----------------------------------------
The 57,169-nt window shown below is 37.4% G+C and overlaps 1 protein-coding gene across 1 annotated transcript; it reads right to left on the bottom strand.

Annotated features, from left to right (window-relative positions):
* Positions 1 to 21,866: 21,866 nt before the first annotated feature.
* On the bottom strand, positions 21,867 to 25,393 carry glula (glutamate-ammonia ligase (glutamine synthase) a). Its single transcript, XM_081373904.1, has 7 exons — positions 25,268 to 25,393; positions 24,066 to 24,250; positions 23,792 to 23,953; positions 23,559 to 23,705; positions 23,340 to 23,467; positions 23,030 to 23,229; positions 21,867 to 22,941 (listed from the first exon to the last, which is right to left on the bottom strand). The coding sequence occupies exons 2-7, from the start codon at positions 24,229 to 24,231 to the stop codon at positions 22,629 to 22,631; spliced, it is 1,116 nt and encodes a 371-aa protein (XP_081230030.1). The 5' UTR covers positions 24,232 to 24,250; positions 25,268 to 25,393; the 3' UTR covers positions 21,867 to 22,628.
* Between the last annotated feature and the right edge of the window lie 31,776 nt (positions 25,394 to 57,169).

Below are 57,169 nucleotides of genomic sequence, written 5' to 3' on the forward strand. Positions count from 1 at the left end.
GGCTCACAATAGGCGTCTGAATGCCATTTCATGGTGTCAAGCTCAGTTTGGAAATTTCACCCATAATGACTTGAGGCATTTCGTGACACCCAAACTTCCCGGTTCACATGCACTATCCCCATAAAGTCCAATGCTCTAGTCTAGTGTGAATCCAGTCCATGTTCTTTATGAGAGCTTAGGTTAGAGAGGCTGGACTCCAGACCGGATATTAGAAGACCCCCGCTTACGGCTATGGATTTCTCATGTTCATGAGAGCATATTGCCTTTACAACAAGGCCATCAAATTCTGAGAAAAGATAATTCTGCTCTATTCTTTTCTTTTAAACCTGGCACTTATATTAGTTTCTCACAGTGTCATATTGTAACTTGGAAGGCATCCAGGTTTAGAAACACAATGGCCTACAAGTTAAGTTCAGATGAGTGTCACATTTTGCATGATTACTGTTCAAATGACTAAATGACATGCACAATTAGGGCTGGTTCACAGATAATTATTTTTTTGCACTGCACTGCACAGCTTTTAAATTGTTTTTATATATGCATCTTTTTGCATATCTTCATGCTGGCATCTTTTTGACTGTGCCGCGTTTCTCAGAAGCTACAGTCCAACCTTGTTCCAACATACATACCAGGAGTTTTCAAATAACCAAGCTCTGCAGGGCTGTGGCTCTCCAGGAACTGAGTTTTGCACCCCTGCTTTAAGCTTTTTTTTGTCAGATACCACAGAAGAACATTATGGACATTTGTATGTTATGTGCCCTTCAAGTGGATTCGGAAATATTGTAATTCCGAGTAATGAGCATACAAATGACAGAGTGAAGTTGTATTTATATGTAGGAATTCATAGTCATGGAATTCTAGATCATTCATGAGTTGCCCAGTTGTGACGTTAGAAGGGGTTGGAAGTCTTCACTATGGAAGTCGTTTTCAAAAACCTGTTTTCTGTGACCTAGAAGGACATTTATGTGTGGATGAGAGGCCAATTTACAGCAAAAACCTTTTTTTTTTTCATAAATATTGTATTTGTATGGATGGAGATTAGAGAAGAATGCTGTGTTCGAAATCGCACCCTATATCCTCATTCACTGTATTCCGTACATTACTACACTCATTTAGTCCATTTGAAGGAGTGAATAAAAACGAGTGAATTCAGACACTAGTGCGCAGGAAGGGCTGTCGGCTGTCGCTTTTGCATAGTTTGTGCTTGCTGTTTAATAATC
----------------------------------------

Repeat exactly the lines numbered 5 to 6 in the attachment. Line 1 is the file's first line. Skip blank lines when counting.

* Between the last annotated feature and the right edge of the window lie 31,776 nt (positions 25,394 to 57,169).

Below are 57,169 nucleotides of genomic sequence, written 5' to 3' on the forward strand. Positions count from 1 at the left end.